SSR 70-20c: SECTIONS 210(a)(9) and 223(c)(1)(B). -- DISABILITY INSURANCE BENEFITS -- INSURED STATUS -- CREDITING OF RAILROAD SERVICE
20 C.F.R. 404.120, 404.1401 et. seq.
TAYLOR v. FINCH, U.S.D.C., W.D.Mo., No. 16553-2 (10-23-68), affirmed (418 F.2d 1232 (8th Cir., 1969))
- Appellant filed application for a period of disability and for disability insurance benefits under sections 216(i) and 223, respectively, of the Social Security Act. He stated he had worked for a railroad for more than 10 years. Appellant could not meet the earnings requirements of section 223 of the Act unless his years of railroad service could be credited to this earnings record. Under the provisions of the Act and regulations, railroad compensation may be credited to an individual for the purpose of establishing a period of disability under section 216(i), but may be used to meet the earnings requirements for disability benefits in section 223 only where the individual has less than 10 years of railroad service. The court held, the Secretary's findings that the appellant was entitled to a period of disability but did not meet the earnings requirement for entitlement to disability insurance benefits were correct.
Collinson, District Judge: This case arises under Title II of the Social Security Act, 42 U.S.C.A. § 401 et seq. Plaintiff Thomas H. Taylor seeks judicial review of a final decision of the Secretary of Health, Education, and Welfare, which decision was adverse. Plaintiff is properly in this Court for such review.
On February 18, 1966, plaintiff filed an application to establish a period of disability, as provided in § 416(i), Title 42, U.S.C.A., and to obtain monthly disability benefits. This application was denied throughout the administrative process, and after the Appeals Council of the Social Security Administration had denied a request for a formal review of the hearing examiner's decision, plaintiff Taylor sought judicial review. This Court remanded the case to the Secretary on September 25, 1967, "for the purpose of obtaining evidence which exists but has not been submitted, and, if then necessary, to arrange for additional medical examinations of plaintiff in order to obtain more complete evidence as to the severity of his alleged impairments."
The Appeals Council on February 26, 1968, decided:
- (1) Beginning on February 1, 1962, and continuing on the date of this decision the claimant has been unable to engage in any substantial gainful activity by reason of a medically determinable impairment which can be expected to be of long continued and indefinite duration;
- (2) The claimant meets the earnings requirement of the law for purposes of establishing a period of disability in the quarter in which the disability began; and
- (3) The claimant does not meet the earnings requirement for purposes of entitlement to disability insurance benefits in the quarter in which his disability began or at any time prior or subsequent thereto.
The first two findings of the Appeals Council are favorable to the plaintiff, and need not be discussed further, except insofar as the "earnings requirement" referred to in the second and third findings above listed relate to each other.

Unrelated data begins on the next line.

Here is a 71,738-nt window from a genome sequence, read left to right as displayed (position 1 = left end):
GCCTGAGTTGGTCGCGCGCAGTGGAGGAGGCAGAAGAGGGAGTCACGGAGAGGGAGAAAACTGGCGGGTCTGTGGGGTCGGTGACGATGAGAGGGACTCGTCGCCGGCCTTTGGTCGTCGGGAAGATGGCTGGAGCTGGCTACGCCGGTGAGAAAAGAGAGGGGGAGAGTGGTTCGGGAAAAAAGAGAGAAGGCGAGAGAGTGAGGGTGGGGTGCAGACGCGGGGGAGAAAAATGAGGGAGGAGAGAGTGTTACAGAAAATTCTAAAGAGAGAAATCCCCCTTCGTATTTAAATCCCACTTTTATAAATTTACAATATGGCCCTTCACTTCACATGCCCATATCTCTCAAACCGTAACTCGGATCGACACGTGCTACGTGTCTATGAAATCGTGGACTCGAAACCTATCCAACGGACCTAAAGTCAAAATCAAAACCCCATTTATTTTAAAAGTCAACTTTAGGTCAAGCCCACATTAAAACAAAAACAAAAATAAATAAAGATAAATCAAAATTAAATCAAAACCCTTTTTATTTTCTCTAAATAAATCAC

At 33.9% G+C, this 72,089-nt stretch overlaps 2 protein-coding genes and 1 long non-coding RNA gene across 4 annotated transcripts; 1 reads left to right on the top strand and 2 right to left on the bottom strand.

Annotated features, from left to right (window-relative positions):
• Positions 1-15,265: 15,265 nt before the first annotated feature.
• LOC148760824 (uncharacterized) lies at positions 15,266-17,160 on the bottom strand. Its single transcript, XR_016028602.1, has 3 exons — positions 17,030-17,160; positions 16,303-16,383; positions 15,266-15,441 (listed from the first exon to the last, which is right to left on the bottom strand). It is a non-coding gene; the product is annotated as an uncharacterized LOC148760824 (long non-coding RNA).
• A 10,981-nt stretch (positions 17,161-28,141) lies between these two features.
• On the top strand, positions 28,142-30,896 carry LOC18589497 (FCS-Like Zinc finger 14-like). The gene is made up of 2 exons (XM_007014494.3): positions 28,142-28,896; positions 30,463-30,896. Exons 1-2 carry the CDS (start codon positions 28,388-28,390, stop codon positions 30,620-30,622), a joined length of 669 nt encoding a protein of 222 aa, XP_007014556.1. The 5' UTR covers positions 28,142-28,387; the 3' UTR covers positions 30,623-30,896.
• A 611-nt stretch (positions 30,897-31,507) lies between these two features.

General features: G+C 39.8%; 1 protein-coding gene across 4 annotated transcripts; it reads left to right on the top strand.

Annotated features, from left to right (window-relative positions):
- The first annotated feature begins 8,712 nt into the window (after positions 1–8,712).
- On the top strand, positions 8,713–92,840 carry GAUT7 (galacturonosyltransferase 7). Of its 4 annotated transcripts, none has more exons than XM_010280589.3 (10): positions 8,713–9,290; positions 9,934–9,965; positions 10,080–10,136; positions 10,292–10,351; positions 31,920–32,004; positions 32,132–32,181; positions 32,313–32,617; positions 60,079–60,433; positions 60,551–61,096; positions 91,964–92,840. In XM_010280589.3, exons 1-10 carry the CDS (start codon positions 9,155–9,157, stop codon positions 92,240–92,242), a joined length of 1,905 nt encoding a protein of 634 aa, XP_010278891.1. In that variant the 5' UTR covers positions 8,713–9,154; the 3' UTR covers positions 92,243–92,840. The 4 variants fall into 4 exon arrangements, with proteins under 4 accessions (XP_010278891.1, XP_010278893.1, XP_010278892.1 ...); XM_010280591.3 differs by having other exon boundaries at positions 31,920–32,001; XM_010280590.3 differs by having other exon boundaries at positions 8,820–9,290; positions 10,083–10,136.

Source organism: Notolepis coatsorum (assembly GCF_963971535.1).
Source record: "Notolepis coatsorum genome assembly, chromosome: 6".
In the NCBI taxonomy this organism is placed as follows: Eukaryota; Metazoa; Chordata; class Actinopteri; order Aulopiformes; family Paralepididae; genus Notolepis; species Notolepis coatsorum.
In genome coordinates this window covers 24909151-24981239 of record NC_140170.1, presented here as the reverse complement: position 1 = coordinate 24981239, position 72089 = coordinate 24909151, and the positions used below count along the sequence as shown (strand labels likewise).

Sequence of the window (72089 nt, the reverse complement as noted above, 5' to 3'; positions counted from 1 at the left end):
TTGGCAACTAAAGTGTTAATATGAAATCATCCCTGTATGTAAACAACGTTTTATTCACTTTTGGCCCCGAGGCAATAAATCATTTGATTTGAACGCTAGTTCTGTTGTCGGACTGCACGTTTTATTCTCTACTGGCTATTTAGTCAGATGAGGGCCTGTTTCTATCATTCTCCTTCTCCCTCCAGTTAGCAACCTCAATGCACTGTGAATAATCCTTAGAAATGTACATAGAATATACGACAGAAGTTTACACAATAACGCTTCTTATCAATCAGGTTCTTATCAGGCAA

To obtain monthly disability benefits under the Social Security program, as amended, three conditions must be met. First, plaintiff must have been determined to be "disabled" (as that term is defined in § 216(i) of the Social Security Act as it existed prior to the amendments of 1965). The Appeals Council has decided that he is so disabled.
Second, plaintiff must establish that he is entitled to a "period of disability" -- defined in 42 U.S.C.A. § 416(i) (2) as ". . . [A] continuous period . . . during which an individual was under a disability as defined in paragraph (1), but only if such period is of not less than six full calendar months' duration or . . . ." The Appeals Council has determined that plaintiff is so disabled, and such disability began on February 1, 1962, the date plaintiff last worked.
Finally, plaintiff must be in "insured status" in order to receive disability benefits. Title 42, U.S.C.A. § 423(c) sets forth the requirements necessary for insured status as follows:
- For purposes of this section --
(1) an individual shall be insured for disability insurance benefits in
any month if --
- (A) . . . and
- (B) he had not less than twenty quarters of coverage during the forty-quarter period ending with the quarter in which such first day occurred, not counting as part of such forty-quarter period any quarter any part of which was included in a period of disability (as defined in section 416(i) of this title) unless such quarter was a quarter of coverage." (Emphasis added)
The only question to be resolved by this Court, then, is whether the Appeals Council of the Social Security Board ruled correctly in holding that the plaintiff does not meet the earnings requirement for purposes of entitlement to disability insurance benefits.
Plaintiff Taylor has worked at a variety of jobs during his career. Principally, he was employed by the Chicago, Burlington, and Quincy Railroad. He worked for the railroad for over 10 years, and terminated employment with them in mid-1957. Since that date, plaintiff ran a "junk" business for a short time, and in addition temporarily operated a service station until February 1, 1962, at which time plaintiff states that he became totally unable to do further work.